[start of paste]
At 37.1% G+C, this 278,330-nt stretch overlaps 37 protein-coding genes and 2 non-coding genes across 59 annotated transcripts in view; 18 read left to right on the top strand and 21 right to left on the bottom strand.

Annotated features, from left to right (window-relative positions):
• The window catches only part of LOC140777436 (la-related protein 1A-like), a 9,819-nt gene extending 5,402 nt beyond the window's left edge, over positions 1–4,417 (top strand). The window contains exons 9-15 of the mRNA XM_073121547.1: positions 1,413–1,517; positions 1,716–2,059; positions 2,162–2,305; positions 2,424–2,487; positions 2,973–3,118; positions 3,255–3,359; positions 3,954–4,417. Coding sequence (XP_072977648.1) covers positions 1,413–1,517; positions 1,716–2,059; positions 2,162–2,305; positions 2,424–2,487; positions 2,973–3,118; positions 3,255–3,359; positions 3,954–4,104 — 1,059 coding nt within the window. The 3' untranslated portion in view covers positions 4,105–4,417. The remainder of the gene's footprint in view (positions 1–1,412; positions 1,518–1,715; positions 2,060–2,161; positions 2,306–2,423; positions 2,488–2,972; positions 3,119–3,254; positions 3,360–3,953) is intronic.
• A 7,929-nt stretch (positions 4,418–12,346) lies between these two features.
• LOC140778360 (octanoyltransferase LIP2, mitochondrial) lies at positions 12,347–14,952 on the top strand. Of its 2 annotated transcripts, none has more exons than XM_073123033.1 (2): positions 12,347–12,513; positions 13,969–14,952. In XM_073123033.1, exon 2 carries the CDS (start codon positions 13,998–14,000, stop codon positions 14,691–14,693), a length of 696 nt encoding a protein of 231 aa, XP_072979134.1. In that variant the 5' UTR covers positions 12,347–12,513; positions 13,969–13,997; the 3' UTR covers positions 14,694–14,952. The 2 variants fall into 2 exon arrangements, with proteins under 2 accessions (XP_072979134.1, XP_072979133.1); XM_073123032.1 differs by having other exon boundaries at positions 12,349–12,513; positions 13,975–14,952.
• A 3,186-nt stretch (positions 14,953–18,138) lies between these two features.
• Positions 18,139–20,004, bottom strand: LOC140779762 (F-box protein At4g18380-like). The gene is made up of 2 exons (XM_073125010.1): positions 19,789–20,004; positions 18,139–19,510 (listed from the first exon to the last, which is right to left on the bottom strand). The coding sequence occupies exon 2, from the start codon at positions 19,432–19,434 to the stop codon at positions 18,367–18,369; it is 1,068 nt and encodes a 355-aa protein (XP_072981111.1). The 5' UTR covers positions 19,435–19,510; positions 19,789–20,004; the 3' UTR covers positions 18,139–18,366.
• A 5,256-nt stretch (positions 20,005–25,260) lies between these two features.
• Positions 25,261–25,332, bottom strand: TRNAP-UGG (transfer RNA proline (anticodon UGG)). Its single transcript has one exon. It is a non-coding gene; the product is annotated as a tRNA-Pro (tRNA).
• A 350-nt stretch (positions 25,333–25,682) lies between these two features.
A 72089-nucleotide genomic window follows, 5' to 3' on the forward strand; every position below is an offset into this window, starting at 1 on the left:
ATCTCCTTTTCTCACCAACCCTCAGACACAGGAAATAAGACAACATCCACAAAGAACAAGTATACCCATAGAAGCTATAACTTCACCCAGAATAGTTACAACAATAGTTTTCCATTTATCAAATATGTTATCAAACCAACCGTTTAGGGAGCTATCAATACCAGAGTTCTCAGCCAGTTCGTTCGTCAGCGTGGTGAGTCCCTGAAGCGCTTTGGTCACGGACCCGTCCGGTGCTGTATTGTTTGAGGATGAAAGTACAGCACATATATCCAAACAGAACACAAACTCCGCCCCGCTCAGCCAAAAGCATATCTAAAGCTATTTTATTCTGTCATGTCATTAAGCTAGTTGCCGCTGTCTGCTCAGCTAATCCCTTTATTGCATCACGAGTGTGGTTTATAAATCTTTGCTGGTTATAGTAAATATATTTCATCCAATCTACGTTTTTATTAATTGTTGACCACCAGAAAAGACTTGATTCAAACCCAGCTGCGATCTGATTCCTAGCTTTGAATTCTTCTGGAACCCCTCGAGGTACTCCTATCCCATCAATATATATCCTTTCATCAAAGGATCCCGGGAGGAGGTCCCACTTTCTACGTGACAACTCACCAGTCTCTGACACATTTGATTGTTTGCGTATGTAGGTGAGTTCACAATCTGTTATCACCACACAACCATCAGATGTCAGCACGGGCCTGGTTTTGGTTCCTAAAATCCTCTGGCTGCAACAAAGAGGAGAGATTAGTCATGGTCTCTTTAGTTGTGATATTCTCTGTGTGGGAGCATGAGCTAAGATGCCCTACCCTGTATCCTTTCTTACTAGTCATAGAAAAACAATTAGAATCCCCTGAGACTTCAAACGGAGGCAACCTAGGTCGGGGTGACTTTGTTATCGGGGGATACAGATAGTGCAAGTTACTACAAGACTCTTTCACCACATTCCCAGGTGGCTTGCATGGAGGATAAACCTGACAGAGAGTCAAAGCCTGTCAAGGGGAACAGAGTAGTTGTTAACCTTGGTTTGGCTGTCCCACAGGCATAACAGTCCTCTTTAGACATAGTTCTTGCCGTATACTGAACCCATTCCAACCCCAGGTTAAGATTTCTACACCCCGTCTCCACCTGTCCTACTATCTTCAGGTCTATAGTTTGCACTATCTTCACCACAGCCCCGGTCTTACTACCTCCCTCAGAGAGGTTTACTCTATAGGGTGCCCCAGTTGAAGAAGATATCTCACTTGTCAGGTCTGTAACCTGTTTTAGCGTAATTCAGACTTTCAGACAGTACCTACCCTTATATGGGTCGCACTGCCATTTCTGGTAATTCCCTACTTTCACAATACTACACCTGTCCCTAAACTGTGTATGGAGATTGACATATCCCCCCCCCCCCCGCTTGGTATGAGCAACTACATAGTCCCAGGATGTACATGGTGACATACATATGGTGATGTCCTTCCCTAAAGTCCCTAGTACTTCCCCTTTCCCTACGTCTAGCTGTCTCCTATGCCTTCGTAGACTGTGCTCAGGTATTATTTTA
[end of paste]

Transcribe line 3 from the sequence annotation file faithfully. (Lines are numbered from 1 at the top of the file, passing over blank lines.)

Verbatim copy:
• The window catches only part of LOC140777436 (la-related protein 1A-like), a 9,819-nt gene extending 5,402 nt beyond the window's left edge, over positions 1–4,417 (top strand). The window contains exons 9-15 of the mRNA XM_073121547.1: positions 1,413–1,517; positions 1,716–2,059; positions 2,162–2,305; positions 2,424–2,487; positions 2,973–3,118; positions 3,255–3,359; positions 3,954–4,417. Coding sequence (XP_072977648.1) covers positions 1,413–1,517; positions 1,716–2,059; positions 2,162–2,305; positions 2,424–2,487; positions 2,973–3,118; positions 3,255–3,359; positions 3,954–4,104 — 1,059 coding nt within the window. The 3' untranslated portion in view covers positions 4,105–4,417. The remainder of the gene's footprint in view (positions 1–1,412; positions 1,518–1,715; positions 2,060–2,161; positions 2,306–2,423; positions 2,488–2,972; positions 3,119–3,254; positions 3,360–3,953) is intronic.